Uh...never seen or heard this

Nope...neither have I.

Damadsetta wrote in post #12451154 (external link)
Pretty common knowledge. I definitely turn it off for sports and itnhas a noticeable effect, although I shoot mostly volleyball and need the focus to be super fast.

https://photography-on-the.net …/showthread.php​?t=1035140

I wouldn't say it's pretty common knowledge that it slows focus speed - I doubt it has any major effect on focus aside from the millisecond that it takes for the IS to activate.

Katalyst wrote in post #12451266 (external link)
I don't get this whole 'get rid of the IS while shooting anything fast' issue,

I would suggest that's because you obviously don't understand how IS works, or what its primary object is.
The reason it's suggested that IS is turned off when shooting fast moving or erratically moving objects (race cars, football players etc) or objects is because it's not designed to, and is incapable of stopping movement in the subject.
It is designed to eliminate camera shake caused by the user.
Using higher shutter speeds for sports essentially negates the need for IS.

Katalyst wrote in post #12451266 (external link)
...I think it's wonderful to have IS to nail the framing of the shot!...

and just how does IS help to "nail the framing of the shot"?
IS can't possibly control how the photo is composed.

Katalyst wrote in post #12451266 (external link)
...And let's not forget about panning shots, IS is certainly a useful tool when doing that!...

Not necessarily.
Good panning technique is going to help far more than IS.
Later lenses with the two modes of IS may assist when in Mode 2, but almost all the photographers I regularly shoot with IS lense with actually have IS off, and some, myself included (with the 100-400L), actually have them taped so that the switch doesn't get turned on.
My 300/2.8 and 70-200/2.8 are both non IS models. Deliberately purchased because I don't use IS and didn't see the need to pay for a feature I don't use.
I shoot a fair bit of motorsport and don't seem to do too badly with no IS and frequently pan at shutterspeeds as slow as 1/5sec.

The reason being is as I mentioned above - when using high shutter speeds, IS has no effect (or at best, little effect) because the (usually) faster shutter speeds effectively negate the need for image stabilisation - you are not likely to get camera shake.


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Sirrith
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May 21, 2011 06:40 |  #13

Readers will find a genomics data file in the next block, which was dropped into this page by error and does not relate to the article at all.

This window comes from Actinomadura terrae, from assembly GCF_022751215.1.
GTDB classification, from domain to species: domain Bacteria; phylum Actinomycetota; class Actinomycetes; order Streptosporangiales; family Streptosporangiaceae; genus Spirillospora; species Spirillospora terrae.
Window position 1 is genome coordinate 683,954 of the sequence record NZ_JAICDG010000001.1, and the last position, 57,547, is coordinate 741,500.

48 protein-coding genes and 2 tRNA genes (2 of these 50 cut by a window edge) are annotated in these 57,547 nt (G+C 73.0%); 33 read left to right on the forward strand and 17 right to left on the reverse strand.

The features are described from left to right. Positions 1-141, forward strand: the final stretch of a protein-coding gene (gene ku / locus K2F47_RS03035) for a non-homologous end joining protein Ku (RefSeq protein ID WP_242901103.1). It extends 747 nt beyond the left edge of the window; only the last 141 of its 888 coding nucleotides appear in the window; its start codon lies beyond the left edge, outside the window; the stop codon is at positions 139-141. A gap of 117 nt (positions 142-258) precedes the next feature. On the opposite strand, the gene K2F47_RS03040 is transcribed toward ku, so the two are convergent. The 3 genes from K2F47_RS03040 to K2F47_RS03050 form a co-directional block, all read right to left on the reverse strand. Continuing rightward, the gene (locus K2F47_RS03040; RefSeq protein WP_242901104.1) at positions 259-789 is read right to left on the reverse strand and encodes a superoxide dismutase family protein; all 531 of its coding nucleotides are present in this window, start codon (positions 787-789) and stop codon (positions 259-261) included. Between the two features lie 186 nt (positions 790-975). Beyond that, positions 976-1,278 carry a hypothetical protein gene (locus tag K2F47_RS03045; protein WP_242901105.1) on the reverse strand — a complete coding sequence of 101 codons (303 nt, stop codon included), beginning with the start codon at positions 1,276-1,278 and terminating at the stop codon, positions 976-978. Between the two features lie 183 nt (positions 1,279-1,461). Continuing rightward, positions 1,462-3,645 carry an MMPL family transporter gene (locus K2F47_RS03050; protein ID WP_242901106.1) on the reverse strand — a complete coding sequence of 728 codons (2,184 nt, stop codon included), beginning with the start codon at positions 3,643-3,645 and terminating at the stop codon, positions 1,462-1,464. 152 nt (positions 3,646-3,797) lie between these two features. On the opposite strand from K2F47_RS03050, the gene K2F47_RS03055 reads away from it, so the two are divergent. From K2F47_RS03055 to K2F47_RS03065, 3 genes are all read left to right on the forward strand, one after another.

philwillmedia wrote in post #12451456 (external link)
and just how does IS help to "nail the framing of the shot"?
IS can't possibly control how the photo is composed.


I find it does, because when IS is on the frame just stops moving around as much, especially with long lenses, which helps you control composition better.


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Katalyst
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May 21, 2011 07:00 |  #14

I know how IS works just fine, and if I use it where other people don't... Does that make me use it the wrong way, or just different? Anyway, I've recently panned some motorsports and I was happy to have IS Mode 2 on it when the shutterspeed were between 1/30 and 1/50... In my opinion, there is no arguing that IS is helpful!

Sirrith wrote in post #12451465 (external link)
I find it does, because when IS is on the frame just stops moving around as much, especially with long lenses, which helps you control composition better.

Exactly, my dad does Triathlon's and IS helps me to get the framing just right by providing a more calm and stable peek through the viewfinder!




  
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LeeRatters
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May 21, 2011 07:04 |  #15

Sirrith wrote in post #12451465 (external link)
I find it does, because when IS is on the frame just stops moving around as much, especially with long lenses, which helps you control composition better.

in that case IS will stop any camera shake. it won't/can't help composition.

philwillmedia wrote in post #12451456 (external link)
Nope...neither have I.


My 300/2.8 and 70-200/2.8 are both non IS models. Deliberately purchased because I don't use IS and didn't see the need to pay for a feature I don't use.
I shoot a fair bit of motorsport and don't seem to do too badly with no IS and frequently pan at shutterspeeds as slow as 1/5sec.

i'm thinking about a 70-200 & i would go for the 2.8 over the 4/IS because of the subjects i'd shoot as you've said there ^^


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When to use IS feature on lens?